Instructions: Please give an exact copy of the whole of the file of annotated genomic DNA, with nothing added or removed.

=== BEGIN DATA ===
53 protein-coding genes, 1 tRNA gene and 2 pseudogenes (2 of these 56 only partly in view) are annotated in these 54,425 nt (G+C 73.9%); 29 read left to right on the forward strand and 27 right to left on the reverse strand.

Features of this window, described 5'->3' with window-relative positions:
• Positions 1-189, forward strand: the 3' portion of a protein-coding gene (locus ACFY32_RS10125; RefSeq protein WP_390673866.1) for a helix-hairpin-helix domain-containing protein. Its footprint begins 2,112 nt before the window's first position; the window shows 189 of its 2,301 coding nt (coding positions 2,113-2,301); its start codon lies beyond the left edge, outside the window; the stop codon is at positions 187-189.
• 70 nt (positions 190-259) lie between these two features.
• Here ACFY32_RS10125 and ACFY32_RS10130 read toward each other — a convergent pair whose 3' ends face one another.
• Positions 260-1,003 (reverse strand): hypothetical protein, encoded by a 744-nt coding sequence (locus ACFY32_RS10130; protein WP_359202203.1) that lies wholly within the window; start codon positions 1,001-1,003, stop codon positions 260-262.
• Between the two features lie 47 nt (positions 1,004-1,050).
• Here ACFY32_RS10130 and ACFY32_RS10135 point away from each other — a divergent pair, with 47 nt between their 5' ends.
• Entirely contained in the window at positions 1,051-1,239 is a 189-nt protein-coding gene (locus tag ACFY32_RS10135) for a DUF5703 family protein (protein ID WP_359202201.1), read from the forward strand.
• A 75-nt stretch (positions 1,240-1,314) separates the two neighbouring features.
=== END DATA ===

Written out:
53 protein-coding genes, 1 tRNA gene and 2 pseudogenes (2 of these 56 only partly in view) are annotated in these 54,425 nt (G+C 73.9%); 29 read left to right on the forward strand and 27 right to left on the reverse strand.

Features of this window, described 5'->3' with window-relative positions:
• Positions 1-189, forward strand: the 3' portion of a protein-coding gene (locus ACFY32_RS10125; RefSeq protein WP_390673866.1) for a helix-hairpin-helix domain-containing protein. Its footprint begins 2,112 nt before the window's first position; the window shows 189 of its 2,301 coding nt (coding positions 2,113-2,301); its start codon lies beyond the left edge, outside the window; the stop codon is at positions 187-189.
• 70 nt (positions 190-259) lie between these two features.
• Here ACFY32_RS10125 and ACFY32_RS10130 read toward each other — a convergent pair whose 3' ends face one another.
• Positions 260-1,003 (reverse strand): hypothetical protein, encoded by a 744-nt coding sequence (locus ACFY32_RS10130; protein WP_359202203.1) that lies wholly within the window; start codon positions 1,001-1,003, stop codon positions 260-262.
• Between the two features lie 47 nt (positions 1,004-1,050).
• Here ACFY32_RS10130 and ACFY32_RS10135 point away from each other — a divergent pair, with 47 nt between their 5' ends.
• Entirely contained in the window at positions 1,051-1,239 is a 189-nt protein-coding gene (locus tag ACFY32_RS10135) for a DUF5703 family protein (protein ID WP_359202201.1), read from the forward strand.
• A 75-nt stretch (positions 1,240-1,314) separates the two neighbouring features.